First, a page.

Kashmir elections and a new political order
A series of political developments following the revocation of Articles 370 and 35A on August 5, 2019, have plunged Jammu and Kashmir’s traditional parties—known for their advocacy on Kashmir’s special status and identity—into a deep existential crisis. Hirdesh Kumar, Jammu and Kashmir’s chief electoral officer, sent shockwaves after he recently stated that at least 2.5 million new voters, including non-local residents, would be enrolled to vote in the next assembly election in the Union Territory (UT).
The Bharatiya Janata Party (BJP) described the revocation of the special status of the former state as a complete integration of Jammu and Kashmir with the rest of India. However, the BJP’s ‘New Kashmir’ slogan has also sought to establish a new political order that suits the party’s national interests.
The new political order involves not just renewed political processes but also new political parties, leadership, and classes. Considering these new developments, if the BJP’s machinations successfully form a government after the Union Territory’s first assembly election, it will be seen as a victory for the party’s Hindu nationalism in Kashmir.
Article 370 and its Consequences for J&K’s Elections
Among other central laws, the revocation of J&K’s special constitutional status paved the way for the renewed applicability of the 1951 Representation of the People Act, which allows non-local voters, especially central government employees and migrant laborers, to vote in assembly elections.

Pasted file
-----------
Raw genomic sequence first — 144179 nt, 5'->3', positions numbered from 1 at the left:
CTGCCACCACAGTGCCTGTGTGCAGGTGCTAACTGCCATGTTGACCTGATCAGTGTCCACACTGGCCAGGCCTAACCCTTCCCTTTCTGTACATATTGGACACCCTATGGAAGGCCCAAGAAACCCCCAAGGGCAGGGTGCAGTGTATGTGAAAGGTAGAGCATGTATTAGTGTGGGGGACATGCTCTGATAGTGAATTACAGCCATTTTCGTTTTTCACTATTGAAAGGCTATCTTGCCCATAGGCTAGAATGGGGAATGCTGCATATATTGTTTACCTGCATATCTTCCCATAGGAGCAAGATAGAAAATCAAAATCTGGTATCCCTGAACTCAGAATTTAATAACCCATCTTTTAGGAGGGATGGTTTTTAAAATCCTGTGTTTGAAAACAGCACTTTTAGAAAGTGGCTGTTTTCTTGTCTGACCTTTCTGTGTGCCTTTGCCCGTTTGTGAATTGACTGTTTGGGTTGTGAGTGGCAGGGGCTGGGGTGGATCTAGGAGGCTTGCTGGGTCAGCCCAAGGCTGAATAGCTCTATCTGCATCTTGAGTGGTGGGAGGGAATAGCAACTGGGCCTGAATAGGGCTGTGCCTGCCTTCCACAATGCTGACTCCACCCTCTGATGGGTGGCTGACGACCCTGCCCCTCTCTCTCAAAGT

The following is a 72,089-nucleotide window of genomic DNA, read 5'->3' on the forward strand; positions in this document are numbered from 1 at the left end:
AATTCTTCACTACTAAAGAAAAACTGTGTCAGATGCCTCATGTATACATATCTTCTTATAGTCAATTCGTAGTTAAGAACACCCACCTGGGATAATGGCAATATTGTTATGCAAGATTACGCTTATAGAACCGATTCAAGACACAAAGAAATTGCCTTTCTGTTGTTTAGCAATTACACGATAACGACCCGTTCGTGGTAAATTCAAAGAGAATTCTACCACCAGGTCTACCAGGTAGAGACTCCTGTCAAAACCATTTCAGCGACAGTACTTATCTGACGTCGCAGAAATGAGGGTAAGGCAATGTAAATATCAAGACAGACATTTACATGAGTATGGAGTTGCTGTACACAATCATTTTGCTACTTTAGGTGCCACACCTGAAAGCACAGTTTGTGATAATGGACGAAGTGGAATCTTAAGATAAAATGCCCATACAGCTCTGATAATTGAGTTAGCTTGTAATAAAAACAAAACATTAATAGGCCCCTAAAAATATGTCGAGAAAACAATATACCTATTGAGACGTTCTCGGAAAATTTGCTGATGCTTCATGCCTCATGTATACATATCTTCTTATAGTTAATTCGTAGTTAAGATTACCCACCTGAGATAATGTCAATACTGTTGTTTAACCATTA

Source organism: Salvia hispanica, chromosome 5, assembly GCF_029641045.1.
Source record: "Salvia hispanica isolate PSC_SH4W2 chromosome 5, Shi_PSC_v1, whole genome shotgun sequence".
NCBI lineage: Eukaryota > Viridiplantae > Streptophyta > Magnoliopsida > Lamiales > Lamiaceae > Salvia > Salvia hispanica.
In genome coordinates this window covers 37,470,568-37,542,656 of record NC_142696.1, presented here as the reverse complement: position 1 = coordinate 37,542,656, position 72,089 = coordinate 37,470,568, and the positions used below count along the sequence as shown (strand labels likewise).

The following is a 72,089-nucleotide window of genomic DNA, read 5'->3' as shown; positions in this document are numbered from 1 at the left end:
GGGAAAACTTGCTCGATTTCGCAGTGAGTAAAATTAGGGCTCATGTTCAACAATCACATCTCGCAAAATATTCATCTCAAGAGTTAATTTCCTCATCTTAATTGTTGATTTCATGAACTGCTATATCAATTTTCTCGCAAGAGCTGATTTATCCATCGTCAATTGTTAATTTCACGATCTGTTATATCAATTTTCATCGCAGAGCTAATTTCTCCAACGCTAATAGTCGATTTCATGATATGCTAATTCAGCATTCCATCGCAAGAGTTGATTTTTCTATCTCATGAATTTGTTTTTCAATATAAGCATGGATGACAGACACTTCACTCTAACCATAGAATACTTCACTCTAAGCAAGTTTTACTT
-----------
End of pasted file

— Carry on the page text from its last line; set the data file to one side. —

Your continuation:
Following an uproar, the UT administration refuted the news reports about the potential addition of new voters as “misleading.” However, such statements haven’t allayed the fears of mainstream opposition parties, such as the National Conference (NC), Congress, the People’s Democratic Party (PDP), and other pro-India political parties in Kashmir. Even after the official clarification, the Lt. Governor, Manoj Sinha, has been sending up one trial balloon after another. On October 12, the administration in Jammu first issued – and then swiftly withdrew its order – that allowed non-locals to vote in the UT’s assembly election. Opposition parties alleged that the ruling BJP could use the electoral roll revision as a weapon to manipulate the election.
In the former state, the last delimitation exercise was conducted under President’s Rule in 1995, based on the 1985 Census. Undertaken by an independent body called the Delimitation Commission constituted by the Indian Parliament, the process entailed drawing and delimiting electoral constituencies in Jammu and Kashmir. In 2002, the government of then Chief Minister Farooq Abdullah brought a freeze on the delimitation of assembly constituencies till 2026. This established the hegemony of Kashmiri leaders in the former state’s assembly, where Kashmir had 46 seats, Jammu 37, and Ladakh four.
After the former state lost its special constitutional status in 2019, the freeze on the delimitation of assembly constituencies also became irrelevant. In Jammu and Ladakh, it is widely alleged that the special status was selectively used by previous governments to benefit the Kashmir region politically and economically. Except for the cabinet of Ghulam Nabi Azad, the former state always had a majority of its cabinet ministers from the Kashmir Valley and has never had a chief minister from the Jammu or Ladakh regions.
In Jammu, Articles 370 and 35A were largely seen as pro-Kashmir, as they allegedly facilitated regional discrimination against the Jammu region, which did not have many proponents of Kashmiri ethnic nationalism and separatism. In Jammu, these constitutional provisions led to a denial of citizenship rights to about 9000 families, including Hindu and Sikh refugees from Pakistan and Dalit families from Punjab employed as sanitation workers in Jammu and Kashmir for the past over 60 years.
The Current State of Electoral Politics in J&K